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06 Apr 2020

Wills & Probate

Residence nil-rate band to increase today

As we enter a new tax year, an important change surrounding inheritance tax comes into force, that it is worth being aware of. Georgia O’Reilly, a Solicitor within our Wills & Probate team, talks us through the change.

As you’ll know, inheritance tax (IHT) is a tax that arises when assets pass from one owner to another, usually when someone dies and their assets are passed on to a family member.

There have been relatively few changes to IHT since 2009 – the threshold has remained the same at £325,000 per individual and it will remain the same as we go in to the new tax year, 2020 – 2021.

It’s worth noting that transfers to spouses and civil partners are exempt from IHT and any unused IHT threshold between spouses and civil partners is transferable, which means that a double IHT threshold of up to £650,000 can be available for the estate of the second person to die.

There is, however, an additional IHT threshold – the Residence Nil-Rate Band (RNRB) – which was introduced in April 2017 by the Government at an initial rate of £100,000 per individual. This has increased each year by £25,000 and in the tax year 2020-2021, it will reach its maximum threshold, £175,000 per individual.

The RNRB can be applied if you are leaving property that has been your main residence to your direct descendants.

Again, any unused RNRB between spouses is transferable which means that a RNRB of up to £350,000 can be available for the estate of the second person to die.

So what does this actually mean? In effect, if you are married or in a civil partnership (and have direct descendants) potentially up to £1 million of your estate can transfer to your direct descendants free of IHT.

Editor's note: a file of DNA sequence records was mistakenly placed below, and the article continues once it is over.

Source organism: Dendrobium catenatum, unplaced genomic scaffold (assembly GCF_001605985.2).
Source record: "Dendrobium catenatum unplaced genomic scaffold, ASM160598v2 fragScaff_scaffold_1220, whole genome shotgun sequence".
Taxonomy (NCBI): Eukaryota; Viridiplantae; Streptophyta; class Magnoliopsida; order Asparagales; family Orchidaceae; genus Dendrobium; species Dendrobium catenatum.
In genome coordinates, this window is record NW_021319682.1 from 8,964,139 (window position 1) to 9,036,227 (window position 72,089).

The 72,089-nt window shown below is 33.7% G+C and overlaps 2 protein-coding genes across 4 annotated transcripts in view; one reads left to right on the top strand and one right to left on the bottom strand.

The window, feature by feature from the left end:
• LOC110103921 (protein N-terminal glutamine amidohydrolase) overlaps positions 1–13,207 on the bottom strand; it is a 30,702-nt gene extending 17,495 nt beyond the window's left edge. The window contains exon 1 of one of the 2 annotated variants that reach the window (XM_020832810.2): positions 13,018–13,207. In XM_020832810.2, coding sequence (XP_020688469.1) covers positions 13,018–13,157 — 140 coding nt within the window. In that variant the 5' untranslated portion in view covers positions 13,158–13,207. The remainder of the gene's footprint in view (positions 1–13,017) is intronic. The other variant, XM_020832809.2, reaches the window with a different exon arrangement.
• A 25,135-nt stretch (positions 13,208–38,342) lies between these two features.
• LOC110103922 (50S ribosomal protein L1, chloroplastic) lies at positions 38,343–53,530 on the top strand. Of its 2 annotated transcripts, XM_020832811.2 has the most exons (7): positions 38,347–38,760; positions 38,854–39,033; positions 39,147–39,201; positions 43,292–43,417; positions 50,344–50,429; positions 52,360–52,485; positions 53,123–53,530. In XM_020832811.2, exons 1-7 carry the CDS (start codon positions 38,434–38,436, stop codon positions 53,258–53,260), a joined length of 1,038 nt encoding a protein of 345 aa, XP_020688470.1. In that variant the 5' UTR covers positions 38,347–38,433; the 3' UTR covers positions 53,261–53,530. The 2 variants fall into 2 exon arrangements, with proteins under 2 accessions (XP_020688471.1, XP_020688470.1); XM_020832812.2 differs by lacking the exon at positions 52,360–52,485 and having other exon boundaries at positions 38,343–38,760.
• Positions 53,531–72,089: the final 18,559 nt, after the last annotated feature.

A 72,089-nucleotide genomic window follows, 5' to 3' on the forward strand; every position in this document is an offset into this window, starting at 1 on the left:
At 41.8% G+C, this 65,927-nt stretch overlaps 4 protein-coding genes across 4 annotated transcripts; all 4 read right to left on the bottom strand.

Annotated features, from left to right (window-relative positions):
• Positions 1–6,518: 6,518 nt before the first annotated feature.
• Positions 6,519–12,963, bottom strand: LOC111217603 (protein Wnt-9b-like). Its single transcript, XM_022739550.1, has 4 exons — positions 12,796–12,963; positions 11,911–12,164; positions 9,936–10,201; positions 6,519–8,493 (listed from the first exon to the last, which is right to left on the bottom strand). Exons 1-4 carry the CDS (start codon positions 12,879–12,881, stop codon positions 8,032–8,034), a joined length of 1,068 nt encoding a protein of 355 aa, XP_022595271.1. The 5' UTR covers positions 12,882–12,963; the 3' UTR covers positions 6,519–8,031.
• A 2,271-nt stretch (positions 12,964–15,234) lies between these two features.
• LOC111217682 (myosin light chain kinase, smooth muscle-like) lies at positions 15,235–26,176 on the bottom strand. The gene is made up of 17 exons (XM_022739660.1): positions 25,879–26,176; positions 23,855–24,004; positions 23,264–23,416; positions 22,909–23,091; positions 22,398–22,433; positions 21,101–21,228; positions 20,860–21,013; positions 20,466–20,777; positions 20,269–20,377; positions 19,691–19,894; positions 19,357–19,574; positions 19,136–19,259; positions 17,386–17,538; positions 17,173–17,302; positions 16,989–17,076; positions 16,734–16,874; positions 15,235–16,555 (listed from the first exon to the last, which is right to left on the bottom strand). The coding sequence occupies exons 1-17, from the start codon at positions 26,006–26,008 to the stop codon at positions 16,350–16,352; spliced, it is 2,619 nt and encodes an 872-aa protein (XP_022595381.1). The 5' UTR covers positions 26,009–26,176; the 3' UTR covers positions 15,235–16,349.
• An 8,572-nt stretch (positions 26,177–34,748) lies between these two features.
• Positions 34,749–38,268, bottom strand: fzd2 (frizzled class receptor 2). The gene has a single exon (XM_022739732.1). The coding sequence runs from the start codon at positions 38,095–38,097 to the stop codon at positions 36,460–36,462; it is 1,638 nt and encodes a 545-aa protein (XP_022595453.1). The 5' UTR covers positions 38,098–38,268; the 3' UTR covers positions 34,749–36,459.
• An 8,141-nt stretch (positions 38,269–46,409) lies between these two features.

Who are classed as “direct descendants”?

  • A child, grandchild or other lineal descendant;
  • A husband, wife or civil partner of a lineal descendant (including their widow, widower or surviving civil partner);
  • A child who is, or was at any time, a step-child;
  • An adopted child;
  • A child fostered at any time by the deceased;
  • A child who was under the guardianship of the deceased.

What qualifies as a “main residence”?

RNRB will only be applied to one home in which the deceased must have owned and lived in – if the deceased owned and lived in more than one home, the executor of their will can choose which one to apply the RNRB to. A property owned by the deceased but never lived in by them, for example, a buy-to-let property, does not qualify.

There is additional guidance on the Government’s website.

A limit on RNRB

Where an estate is worth more than £2 million, the estate will be entitled to less of the RNRB. For every £2 that the estate is over £2,000,000, £1 of the RNRB is lost – this means that if your estate is worth £2,350,000 or more, the RNRB will not apply to your estate.

For further guidance on the RNRB or IHT, contact our friendly team at Harding Evans on 01633 244 233 (Newport office) or 02922 676818 (Cardiff office) or email us at hello@hardingevans.com.



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